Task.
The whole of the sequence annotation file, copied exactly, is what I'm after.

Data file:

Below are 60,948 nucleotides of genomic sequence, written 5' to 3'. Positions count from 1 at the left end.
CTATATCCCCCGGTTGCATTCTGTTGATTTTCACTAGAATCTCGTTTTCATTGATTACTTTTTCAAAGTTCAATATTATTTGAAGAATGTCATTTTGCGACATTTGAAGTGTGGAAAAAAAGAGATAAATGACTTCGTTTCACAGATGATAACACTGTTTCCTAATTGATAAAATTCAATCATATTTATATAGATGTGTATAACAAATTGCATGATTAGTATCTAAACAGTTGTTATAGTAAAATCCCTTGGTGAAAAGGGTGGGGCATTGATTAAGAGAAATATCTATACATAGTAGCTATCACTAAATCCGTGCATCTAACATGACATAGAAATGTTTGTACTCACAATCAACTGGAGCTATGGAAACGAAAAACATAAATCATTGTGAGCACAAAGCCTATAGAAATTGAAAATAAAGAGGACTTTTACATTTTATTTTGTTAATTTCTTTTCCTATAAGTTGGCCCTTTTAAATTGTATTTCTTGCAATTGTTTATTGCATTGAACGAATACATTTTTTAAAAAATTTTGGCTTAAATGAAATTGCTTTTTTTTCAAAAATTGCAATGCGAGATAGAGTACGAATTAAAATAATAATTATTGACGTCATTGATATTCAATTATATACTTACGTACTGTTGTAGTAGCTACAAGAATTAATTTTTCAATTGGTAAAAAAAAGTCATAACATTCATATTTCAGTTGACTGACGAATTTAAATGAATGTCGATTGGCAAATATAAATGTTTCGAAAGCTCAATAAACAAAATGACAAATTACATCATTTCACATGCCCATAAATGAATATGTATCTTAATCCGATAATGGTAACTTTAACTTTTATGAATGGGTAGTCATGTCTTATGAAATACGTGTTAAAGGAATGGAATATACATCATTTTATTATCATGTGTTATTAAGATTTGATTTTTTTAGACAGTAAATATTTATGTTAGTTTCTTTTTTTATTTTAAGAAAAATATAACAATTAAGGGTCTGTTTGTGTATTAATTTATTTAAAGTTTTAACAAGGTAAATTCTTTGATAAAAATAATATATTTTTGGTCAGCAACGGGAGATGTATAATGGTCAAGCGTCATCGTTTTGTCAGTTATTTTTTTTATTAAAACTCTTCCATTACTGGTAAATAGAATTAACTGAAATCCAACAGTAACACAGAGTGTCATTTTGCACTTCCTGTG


Below are 60,948 nucleotides of genomic sequence, written 5' to 3'. Positions count from 1 at the left end.
CTATATCCCCCGGTTGCATTCTGTTGATTTTCACTAGAATCTCGTTTTCATTGATTACTTTTTCAAAGTTCAATATTATTTGAAGAATGTCATTTTGCGACATTTGAAGTGTGGAAAAAAAGAGATAAATGACTTCGTTTCACAGATGATAACACTGTTTCCTAATTGATAAAATTCAATCATATTTATATAGATGTGTATAACAAATTGCATGATTAGTATCTAAACAGTTGTTATAGTAAAATCCCTTGGTGAAAAGGGTGGGGCATTGATTAAGAGAAATATCTATACATAGTAGCTATCACTAAATCCGTGCATCTAACATGACATAGAAATGTTTGTACTCACAATCAACTGGAGCTATGGAAACGAAAAACATAAATCATTGTGAGCACAAAGCCTATAGAAATTGAAAATAAAGAGGACTTTTACATTTTATTTTGTTAATTTCTTTTCCTATAAGTTGGCCCTTTTAAATTGTATTTCTTGCAATTGTTTATTGCATTGAACGAATACATTTTTTAAAAAATTTTGGCTTAAATGAAATTGCTTTTTTTTCAAAAATTGCAATGCGAGATAGAGTACGAATTAAAATAATAATTATTGACGTCATTGATATTCAATTATATACTTACGTACTGTTGTAGTAGCTACAAGAATTAATTTTTCAATTGGTAAAAAAAAGTCATAACATTCATATTTCAGTTGACTGACGAATTTAAATGAATGTCGATTGGCAAATATAAATGTTTCGAAAGCTCAATAAACAAAATGACAAATTACATCATTTCACATGCCCATAAATGAATATGTATCTTAATCCGATAATGGTAACTTTAACTTTTATGAATGGGTAGTCATGTCTTATGAAATACGTGTTAAAGGAATGGAATATACATCATTTTATTATCATGTGTTATTAAGATTTGATTTTTTTAGACAGTAAATATTTATGTTAGTTTCTTTTTTTATTTTAAGAAAAATATAACAATTAAGGGTCTGTTTGTGTATTAATTTATTTAAAGTTTTAACAAGGTAAATTCTTTGATAAAAATAATATATTTTTGGTCAGCAACGGGAGATGTATAATGGTCAAGCGTCATCGTTTTGTCAGTTATTTTTTTTATTAAAACTCTTCCATTACTGGTAAATAGAATTAACTGAAATCCAACAGTAACACAGAGTGTCATTTTGCACTTCCTGTG